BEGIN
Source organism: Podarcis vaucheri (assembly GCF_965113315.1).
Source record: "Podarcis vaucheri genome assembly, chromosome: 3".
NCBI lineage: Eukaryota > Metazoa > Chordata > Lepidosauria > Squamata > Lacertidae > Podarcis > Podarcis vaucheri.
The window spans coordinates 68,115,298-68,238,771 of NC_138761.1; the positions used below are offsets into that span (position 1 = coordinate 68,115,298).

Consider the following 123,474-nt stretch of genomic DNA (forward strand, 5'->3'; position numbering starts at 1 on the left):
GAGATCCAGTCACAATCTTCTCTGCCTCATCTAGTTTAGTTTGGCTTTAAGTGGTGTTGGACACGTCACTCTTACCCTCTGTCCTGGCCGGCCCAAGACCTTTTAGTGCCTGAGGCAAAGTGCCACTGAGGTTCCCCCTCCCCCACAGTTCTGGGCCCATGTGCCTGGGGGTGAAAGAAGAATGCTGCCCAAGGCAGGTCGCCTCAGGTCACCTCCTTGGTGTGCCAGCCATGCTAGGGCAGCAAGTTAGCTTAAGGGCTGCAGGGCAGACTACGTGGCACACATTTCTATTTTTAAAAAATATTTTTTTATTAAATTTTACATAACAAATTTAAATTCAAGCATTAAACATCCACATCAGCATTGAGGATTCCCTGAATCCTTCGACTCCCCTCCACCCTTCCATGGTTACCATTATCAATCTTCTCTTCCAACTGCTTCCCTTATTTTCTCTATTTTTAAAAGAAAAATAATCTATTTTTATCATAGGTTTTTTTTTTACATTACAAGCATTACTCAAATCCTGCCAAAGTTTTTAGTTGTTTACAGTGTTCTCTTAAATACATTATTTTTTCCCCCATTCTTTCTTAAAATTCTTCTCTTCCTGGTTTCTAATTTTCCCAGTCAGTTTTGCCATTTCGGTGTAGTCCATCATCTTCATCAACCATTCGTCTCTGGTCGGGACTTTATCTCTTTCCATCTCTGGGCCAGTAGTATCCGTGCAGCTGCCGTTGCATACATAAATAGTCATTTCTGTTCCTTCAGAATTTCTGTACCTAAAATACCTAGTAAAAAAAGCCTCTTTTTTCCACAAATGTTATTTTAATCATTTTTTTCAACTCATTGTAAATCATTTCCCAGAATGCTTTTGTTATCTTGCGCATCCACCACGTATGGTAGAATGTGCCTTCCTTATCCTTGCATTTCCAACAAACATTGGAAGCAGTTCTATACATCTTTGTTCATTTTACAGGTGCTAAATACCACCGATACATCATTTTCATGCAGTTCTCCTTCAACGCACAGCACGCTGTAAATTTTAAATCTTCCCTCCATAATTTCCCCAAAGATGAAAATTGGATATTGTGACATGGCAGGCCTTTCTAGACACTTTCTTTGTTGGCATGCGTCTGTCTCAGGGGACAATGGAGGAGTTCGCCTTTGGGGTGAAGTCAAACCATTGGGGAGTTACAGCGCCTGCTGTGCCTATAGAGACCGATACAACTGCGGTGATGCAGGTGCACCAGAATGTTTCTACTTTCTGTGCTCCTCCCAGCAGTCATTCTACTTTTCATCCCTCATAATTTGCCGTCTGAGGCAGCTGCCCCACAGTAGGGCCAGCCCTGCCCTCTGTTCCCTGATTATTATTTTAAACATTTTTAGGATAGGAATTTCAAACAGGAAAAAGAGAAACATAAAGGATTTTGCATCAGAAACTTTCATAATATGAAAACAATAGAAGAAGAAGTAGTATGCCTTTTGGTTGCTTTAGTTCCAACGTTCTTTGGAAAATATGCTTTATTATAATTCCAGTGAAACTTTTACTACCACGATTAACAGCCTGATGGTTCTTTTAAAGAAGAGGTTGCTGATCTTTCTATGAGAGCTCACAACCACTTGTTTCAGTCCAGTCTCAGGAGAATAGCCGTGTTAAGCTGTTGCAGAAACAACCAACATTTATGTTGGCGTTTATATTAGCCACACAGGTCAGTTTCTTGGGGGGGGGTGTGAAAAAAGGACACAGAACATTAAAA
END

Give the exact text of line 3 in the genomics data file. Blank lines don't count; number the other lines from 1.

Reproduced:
NCBI lineage: Eukaryota > Metazoa > Chordata > Lepidosauria > Squamata > Lacertidae > Podarcis > Podarcis vaucheri.